Animated and rhythmic drumming captivated an audience of about 75 prisoners and a dozen Bay Area community members during a Sept. 18 graduation ceremony for a program designed to guide multicultural prisoners on a path toward self-discovery.
Several skits and comedic acts brought lots of laughs at the ceremony for ROOTS (Restoring Our Original True Selves).
The performances centered on confusion the prisoners felt as immigrants because of their Eastern culture, along with the challenges of adjusting to life behind bars.
Within minutes after the acts, the testimony by an apologetic Tran Vu had the front row of Bay Area mothers, grandmothers and volunteers in tears.
Vu talked about the healing power he received during a telephone call to his mother.
“Very rarely does a mother or father in my culture tell children ‘I love you,’” Vu said. “The way love is shown is by providing food on the table and clothes on our backs. It’s amazing how one simple expression could change an entire life. Just hearing a parent say ‘I love you’ could be a life-changing moment.”
After the telephone call, Vu said he’s dedicated himself to being a better son.
“To be worthy of her love, I need to live life with a positive attitude so I could be with her,” Vu said.
Upu Ama and Jonathan Chiu entertained the audience with comedy based on Asian-Pacific Islander (API) culture.
Ama made light of having an athletic look, but actually being a well-read Shakespearean actor who loves playing the ukulele. His quick-witted jokes about API stereotypes found on television and clowning about fast-paced technology creeping into prisons were hilarious and exceptionally fresh.
Chiu followed Ama by finding humor in the ethical strictness found in Asian culture. His roasts about family, fathers, driving, stereotypical gibes about math, and sexuality in prison kept the audience laughing.
The Taiko drummers, led by Kasi Chakravartula, call themselves The Silver Foxes.
The drumming was intensified by its contrast to the gentle sounds coming from Japanese flutist Peter Yung. Yung’s serene performance heightened the deep pulsating beat coming from all parts of the drum, including its rim and the buttons fastening the drum skin.
Drummers danced back and forth between their instruments as they pounded them with rhythmic motions that included chants and laughter, which brought whoops and applause from the audience.
After the performance, Yung explained the difficulties of tuning his flute. It has to be tuned from the inside-out, “which is a great metaphor,” Yung said, for how ROOTS participants learn about themselves.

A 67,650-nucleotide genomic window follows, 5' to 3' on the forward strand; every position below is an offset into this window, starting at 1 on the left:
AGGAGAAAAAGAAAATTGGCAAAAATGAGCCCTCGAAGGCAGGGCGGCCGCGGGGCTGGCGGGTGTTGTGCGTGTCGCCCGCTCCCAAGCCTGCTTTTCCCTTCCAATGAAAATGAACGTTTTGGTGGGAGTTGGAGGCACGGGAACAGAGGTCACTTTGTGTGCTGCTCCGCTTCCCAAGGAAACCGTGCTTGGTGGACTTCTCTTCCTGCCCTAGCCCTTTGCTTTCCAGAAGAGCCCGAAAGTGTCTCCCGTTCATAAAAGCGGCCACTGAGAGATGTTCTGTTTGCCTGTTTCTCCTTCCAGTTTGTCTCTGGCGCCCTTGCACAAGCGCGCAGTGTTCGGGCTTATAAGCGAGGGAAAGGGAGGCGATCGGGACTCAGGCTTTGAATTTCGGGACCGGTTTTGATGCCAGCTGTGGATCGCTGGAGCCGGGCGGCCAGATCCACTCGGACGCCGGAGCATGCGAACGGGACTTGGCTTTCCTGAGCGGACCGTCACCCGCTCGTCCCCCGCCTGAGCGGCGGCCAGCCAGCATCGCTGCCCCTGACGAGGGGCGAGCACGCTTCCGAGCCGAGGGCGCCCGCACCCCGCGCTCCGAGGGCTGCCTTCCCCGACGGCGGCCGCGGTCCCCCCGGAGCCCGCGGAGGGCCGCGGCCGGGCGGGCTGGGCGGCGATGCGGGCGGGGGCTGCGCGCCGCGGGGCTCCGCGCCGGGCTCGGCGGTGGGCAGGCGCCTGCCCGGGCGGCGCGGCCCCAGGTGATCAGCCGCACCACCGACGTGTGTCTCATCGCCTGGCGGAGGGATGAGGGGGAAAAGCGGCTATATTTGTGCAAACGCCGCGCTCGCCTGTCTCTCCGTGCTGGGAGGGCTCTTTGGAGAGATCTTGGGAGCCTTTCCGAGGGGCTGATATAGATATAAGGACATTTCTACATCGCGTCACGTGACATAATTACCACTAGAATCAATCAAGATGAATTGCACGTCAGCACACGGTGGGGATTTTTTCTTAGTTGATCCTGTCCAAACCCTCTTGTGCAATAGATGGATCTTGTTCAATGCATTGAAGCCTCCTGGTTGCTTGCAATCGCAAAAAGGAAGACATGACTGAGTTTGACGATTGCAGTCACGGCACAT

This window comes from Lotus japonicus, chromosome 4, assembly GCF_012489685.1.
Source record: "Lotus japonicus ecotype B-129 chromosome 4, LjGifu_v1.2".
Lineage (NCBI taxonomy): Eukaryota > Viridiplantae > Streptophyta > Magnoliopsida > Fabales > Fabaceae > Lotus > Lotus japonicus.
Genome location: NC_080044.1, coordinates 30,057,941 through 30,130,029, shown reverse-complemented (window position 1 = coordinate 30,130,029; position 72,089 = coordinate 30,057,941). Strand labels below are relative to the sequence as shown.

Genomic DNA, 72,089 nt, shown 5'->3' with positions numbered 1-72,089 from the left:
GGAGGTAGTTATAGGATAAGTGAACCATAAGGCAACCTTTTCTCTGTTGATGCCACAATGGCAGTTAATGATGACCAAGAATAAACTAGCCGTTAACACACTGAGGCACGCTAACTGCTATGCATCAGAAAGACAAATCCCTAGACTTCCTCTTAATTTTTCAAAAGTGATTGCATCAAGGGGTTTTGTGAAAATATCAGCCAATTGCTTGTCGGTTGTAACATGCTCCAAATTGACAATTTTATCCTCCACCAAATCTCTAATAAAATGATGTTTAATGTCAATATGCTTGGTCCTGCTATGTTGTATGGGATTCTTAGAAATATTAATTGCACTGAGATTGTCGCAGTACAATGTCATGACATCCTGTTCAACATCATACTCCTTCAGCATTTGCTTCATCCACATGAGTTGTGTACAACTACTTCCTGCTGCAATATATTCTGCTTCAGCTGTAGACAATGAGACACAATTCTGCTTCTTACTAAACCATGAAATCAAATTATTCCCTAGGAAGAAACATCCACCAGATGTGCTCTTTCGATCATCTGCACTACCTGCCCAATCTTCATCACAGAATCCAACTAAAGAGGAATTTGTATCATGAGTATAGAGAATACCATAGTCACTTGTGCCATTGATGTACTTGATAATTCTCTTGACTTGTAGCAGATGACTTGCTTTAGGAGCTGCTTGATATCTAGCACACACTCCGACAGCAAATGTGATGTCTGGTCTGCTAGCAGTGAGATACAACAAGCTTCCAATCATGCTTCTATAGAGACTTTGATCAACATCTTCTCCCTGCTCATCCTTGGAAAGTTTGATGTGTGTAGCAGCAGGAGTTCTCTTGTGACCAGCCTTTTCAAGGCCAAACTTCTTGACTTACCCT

“From the bottom of my heart and soul, I was lost and confused,” said graduate Moua Vue. “When I came to ROOTS and my own people supported me, I woke up. It didn’t matter what I did in the past; ROOTS motivated me and gave me the compassion that 17 years ago I didn’t get.”
The guiding principle behind ROOTS is “No History; No Self; Know History; Know Self.” Its participants work “toward developing self-awareness and understanding how to be a productive member of one’s community,” said lead facilitator Phoeun You.
“This group gives me guidance to understand all races, not just my own”
You added, “By going through the ROOTS curriculum, individuals are able to understand how they developed into the person they are today and put their current circumstances into context. It helps the men see the truth of who they are and how they got to prison.”
Graduate Lee Xiong said, “I learned a lot about my history. ROOTS has given me a platform about Laos and Cambodia and how it played in my life. I will continue to try my very best.”
“This group gives me guidance to understand all races, not just my own,” graduate Anthony Banks said.
ROOTS facilitator, Damon Cooke, said, “It’s hard for men in prison to express themselves honestly. The results are a testament to the volunteers who come in to give us a platform and space to learn who we are. It is essential that we do know who we are and where we come from — learning how to clear the smoke and get to the core of a problem.”
You added, “We all need one another. Bearing witness in what we do in ROOTS should inspire everyone to take a stand together. Take a stand for peace. Take a stand for community. Take a stand for family.”